The biggest decision this week, though, was to delete the Toronto Globe and Mail from my future media consideration. That one was major. I have been reading the Globe for, God help me, 40 years, starting in high school when it cost a quarter. I’ve had my photo on their front page and they documented my first tattoo. I’ve published a thousand-word personal essay with them and it used to be my hobby to get a letter into the letters column once a week — I think I’ve managed a dozen with them. I had a long and personal relationship with this newspaper. But lately — it’s gone downhill. Last year, after an unbroken liberal/Liberal record of support for decades, they endorsed the conservative/Conservative candidate for Prime Minister. Their mystery reviewer, Margaret Cannon, has always been incompetent; I swear she only reads the jacket flaps. They’ve gotten rid of all their good editorial opinion people and replaced them with brain-dead hacks. Over the years, they’ve occasionally given space to people like the egregious Lorna Dueck, whose anti-gay Christianity is magnificently offensive, and the disgracefully bigoted pseudo-academic Margaret Somerville, ditto — but I stood it in the name of “equal time”. Lately, though, I’d been going through the online version daily and finding nothing, nothing, nothing. News off the wire, with right-wing editorial bias added in. Ghastly sycophantic hacks writing opinion pieces about how wonderful the government’s policies are. Reviews of books and movies that are nothing but rewritten PR handouts. “Supplements” that are massive product placement opportunities for financial products. And the letters column, which used to be a lively exchange of wit and intelligence, has descended to the level of — the Internet. I don’t know what it was that set me off, but I realized this morning that I was just flat-out wasting my time and had been for months. I stopped reading the print version some time ago when I found an online cryptic crossword that was better than theirs (right after they endorsed Harper); today, I deleted the online link from my bookmarks and I won’t be back.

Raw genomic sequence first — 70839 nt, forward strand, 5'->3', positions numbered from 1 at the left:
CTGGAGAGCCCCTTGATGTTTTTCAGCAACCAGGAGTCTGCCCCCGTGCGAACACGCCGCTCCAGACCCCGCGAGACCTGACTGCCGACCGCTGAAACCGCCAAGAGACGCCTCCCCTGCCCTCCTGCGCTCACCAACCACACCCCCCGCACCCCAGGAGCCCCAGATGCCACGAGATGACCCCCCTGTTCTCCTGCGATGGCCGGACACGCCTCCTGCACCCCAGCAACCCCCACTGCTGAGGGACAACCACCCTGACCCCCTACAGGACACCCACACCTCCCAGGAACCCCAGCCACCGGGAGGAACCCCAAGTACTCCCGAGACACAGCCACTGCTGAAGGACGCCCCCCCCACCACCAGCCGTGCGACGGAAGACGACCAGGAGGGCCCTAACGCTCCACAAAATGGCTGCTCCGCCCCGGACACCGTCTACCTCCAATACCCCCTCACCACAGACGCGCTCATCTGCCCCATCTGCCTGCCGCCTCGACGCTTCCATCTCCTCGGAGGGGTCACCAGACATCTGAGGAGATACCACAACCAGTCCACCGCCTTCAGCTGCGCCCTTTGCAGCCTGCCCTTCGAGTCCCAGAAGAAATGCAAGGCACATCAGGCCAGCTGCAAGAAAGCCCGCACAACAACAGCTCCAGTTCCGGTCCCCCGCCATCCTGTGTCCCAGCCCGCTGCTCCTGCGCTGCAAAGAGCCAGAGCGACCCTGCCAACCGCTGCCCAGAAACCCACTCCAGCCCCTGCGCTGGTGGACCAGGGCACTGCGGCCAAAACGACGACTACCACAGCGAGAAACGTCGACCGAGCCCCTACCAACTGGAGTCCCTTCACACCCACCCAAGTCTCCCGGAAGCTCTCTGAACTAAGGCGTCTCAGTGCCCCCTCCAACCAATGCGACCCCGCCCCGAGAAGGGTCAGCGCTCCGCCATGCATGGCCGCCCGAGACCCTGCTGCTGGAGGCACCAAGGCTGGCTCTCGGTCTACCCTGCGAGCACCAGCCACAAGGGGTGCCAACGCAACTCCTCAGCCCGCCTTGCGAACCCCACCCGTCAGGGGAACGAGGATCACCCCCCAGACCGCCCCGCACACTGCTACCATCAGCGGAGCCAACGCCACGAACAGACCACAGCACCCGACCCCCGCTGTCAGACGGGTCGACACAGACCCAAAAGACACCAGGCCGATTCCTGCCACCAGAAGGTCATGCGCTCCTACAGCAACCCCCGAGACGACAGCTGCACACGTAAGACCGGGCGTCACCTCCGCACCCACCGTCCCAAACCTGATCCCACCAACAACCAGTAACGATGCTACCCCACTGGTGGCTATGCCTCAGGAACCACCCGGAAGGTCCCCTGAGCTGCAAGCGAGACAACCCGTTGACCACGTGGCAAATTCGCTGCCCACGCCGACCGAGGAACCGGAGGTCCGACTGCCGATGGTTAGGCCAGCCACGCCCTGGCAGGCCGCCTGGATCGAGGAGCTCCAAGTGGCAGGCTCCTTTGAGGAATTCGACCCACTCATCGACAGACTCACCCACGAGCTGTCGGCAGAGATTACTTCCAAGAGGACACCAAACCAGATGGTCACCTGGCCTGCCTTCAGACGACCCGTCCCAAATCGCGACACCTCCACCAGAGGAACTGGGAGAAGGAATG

This doesn’t worry me, particularly. I may be just being grumpy this week, but it’s more likely that it was simply time for me to move on. What does bother me a little bit is that I might be turning into one of those people whose biases I associate with being American, where I am refusing to experience any point of view that doesn’t precisely match my own. What? Not pro-abortion? Can’t have THAT in the house. (Although it’s a point of view that I usually associate with the far right in the U.S. Starbucks supports gay marriage? Can’t drink THEIR coffee, perhaps for fear of ideological contamination.) Usually I’ve kept myself honest by reading Canada’s OTHER national newspaper once every couple of months, the National Post, which is a little to the right of Attila the Hun. But now, I have nothing left except our cretinous and sub-literate local newspaper and online news, if I want to know what’s actually going on in the lives of intelligent literate people in my vicinity. Believe me, the Vancouver Sun and Breakfast Television are not going to fill THAT need.
I think what this means is that I’ll have to seek harder and work more diligently to find new sources of news and entertainment. Not necessarily ones that match my point of view precisely; that’s not what I require. But ones that don’t make me feel like I’m dirtying my hands in picking them up.